Investigating the hard-boiled history of the master of detective fiction
Drawing on new interviews, previously unpublished letters, and archives, this biography casts a new light on Raymond Chandler, one of the most mysterious of writers. The man revealed was troubled by loneliness and desertion from an early age—experiences that informed his writing as much as they scarred his life. The bleak picture details the collapse of his parents’ marriage, and the relocation of Chandler and his mother to Ireland, and later London, due to his father’s alcohol-fueled violence. In his 20s, he returned to the United States and he met his one great love, Cissy Pascal, a married woman 18 years his senior. Only during middle age, after his own alcoholism dissolved a lucrative career as an oilman, did Chandler turn to crime fiction, although his success proved bittersweet. His literary obsession, ambition, and suicidal turn after Cissy’s death combined to prevent him from living up to the promise of his first novels. This long-awaited biography shadows one of the true literary giants of the 20th century and considers how crime writing was raised to the level of art.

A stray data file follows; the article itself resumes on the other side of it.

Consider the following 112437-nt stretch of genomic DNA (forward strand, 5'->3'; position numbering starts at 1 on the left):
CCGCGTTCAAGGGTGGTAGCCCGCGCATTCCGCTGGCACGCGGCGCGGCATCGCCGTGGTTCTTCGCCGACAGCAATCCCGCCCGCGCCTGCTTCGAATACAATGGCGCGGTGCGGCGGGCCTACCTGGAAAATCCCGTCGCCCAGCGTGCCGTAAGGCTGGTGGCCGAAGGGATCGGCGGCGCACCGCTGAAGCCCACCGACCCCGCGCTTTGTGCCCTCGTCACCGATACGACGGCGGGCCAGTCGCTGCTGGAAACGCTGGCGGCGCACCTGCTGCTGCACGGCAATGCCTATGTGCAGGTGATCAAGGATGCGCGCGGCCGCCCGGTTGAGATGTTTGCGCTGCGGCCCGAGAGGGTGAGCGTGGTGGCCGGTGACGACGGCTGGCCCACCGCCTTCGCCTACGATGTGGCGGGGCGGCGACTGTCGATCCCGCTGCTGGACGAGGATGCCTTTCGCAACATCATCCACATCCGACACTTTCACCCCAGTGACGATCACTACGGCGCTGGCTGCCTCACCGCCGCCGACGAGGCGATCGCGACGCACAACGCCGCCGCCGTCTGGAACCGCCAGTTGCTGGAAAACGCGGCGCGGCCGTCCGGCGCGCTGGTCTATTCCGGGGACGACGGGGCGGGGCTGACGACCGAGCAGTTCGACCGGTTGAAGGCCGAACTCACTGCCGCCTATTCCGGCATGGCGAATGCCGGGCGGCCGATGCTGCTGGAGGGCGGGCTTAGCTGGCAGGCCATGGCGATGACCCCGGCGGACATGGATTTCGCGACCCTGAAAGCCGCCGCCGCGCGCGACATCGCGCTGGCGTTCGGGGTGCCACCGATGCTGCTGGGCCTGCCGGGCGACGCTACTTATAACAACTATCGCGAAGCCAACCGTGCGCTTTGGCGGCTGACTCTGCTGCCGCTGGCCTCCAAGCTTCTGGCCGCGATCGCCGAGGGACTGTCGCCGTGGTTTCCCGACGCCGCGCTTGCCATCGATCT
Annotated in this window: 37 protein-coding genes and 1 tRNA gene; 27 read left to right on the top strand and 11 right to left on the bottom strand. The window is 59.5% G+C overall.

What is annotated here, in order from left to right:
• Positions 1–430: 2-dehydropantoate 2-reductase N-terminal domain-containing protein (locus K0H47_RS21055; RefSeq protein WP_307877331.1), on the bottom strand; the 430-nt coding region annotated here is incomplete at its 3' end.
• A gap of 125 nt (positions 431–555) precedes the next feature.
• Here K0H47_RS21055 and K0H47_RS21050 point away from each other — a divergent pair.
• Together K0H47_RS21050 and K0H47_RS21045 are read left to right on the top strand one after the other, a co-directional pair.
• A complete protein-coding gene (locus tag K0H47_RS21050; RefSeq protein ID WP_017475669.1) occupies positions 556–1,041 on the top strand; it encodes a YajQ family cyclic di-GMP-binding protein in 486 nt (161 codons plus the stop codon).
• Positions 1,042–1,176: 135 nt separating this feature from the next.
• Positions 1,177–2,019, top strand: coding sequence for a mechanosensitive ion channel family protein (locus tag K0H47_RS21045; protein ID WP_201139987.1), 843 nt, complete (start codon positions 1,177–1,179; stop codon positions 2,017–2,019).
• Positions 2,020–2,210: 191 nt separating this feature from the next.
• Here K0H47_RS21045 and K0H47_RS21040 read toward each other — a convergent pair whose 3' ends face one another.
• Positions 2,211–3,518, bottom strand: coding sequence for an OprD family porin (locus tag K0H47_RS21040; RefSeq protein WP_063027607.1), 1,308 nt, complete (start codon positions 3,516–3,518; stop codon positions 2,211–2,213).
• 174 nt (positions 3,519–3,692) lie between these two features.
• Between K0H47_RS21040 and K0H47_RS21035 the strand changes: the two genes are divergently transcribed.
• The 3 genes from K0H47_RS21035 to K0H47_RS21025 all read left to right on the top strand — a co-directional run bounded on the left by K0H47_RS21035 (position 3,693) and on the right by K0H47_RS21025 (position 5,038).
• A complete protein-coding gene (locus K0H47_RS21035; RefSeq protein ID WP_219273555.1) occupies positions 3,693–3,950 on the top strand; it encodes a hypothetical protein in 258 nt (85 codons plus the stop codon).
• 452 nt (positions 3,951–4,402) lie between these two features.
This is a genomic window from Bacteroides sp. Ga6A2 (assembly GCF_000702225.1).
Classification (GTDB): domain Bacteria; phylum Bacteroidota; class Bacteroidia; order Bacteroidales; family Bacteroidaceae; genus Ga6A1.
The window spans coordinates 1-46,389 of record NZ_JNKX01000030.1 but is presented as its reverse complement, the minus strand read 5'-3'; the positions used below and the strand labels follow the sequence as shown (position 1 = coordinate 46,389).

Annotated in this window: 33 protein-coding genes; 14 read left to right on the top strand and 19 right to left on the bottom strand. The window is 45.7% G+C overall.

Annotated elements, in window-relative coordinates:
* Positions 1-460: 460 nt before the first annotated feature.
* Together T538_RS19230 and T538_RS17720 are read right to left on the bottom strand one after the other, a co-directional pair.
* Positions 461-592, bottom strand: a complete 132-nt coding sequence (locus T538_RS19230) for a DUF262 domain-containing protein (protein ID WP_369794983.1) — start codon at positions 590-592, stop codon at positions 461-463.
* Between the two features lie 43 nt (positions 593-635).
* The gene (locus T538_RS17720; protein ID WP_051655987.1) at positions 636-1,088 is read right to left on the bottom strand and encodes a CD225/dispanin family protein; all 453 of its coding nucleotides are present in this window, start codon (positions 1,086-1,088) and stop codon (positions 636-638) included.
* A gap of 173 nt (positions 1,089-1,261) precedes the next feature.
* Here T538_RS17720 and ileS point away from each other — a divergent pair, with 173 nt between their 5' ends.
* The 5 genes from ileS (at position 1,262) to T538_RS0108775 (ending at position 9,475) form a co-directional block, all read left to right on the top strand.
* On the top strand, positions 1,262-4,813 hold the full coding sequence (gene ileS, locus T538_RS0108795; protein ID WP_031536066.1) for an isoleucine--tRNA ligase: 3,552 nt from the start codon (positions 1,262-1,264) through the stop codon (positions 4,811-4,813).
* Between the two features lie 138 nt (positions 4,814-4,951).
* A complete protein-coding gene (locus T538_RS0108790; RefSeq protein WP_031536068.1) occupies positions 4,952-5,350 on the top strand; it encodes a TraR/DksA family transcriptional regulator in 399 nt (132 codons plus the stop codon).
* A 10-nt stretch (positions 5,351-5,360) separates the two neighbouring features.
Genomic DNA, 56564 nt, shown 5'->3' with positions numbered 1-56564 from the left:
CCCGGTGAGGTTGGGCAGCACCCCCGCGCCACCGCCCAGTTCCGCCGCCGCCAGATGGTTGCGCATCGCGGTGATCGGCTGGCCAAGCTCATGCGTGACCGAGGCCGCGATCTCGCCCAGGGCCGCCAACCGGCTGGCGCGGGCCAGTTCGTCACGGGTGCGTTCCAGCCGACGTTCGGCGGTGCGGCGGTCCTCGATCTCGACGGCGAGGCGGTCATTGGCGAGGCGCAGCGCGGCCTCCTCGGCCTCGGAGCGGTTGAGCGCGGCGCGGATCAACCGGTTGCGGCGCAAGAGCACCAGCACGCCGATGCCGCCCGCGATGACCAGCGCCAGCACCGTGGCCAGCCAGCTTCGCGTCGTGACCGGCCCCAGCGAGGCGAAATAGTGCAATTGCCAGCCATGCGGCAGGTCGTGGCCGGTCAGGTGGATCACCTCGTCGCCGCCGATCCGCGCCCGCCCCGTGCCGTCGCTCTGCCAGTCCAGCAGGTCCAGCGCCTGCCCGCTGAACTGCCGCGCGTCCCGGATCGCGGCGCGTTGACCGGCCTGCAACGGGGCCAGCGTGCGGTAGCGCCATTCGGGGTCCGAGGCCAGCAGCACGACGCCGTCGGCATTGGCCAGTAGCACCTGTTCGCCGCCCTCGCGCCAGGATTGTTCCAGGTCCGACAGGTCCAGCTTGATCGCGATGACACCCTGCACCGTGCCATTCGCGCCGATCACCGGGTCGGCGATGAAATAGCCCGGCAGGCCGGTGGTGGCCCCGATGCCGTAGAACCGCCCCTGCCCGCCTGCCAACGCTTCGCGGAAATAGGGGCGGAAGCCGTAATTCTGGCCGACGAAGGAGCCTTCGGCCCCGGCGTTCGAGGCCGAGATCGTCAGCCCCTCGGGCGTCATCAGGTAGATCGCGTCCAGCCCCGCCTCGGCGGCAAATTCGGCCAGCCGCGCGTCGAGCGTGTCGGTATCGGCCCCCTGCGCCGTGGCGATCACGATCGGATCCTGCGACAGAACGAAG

"Outstanding. . . . Williams writes sensitively about the Cissy relationship and delves illuminatingly into the composition of Chandler's masterpieces. . . . Thanks to his biography Chandler himself is a less mysterious something than he was." —Sunday Times
"Precise, kindly, and necessary." —Scotland on Sunday
"a cleareyed, compassionate biography."—Kirkus Reviews
"Meticulously annotated and researched, and written with a tangible fondness, it’s hard not to appreciate Williams’s efforts."—Publishers Weekly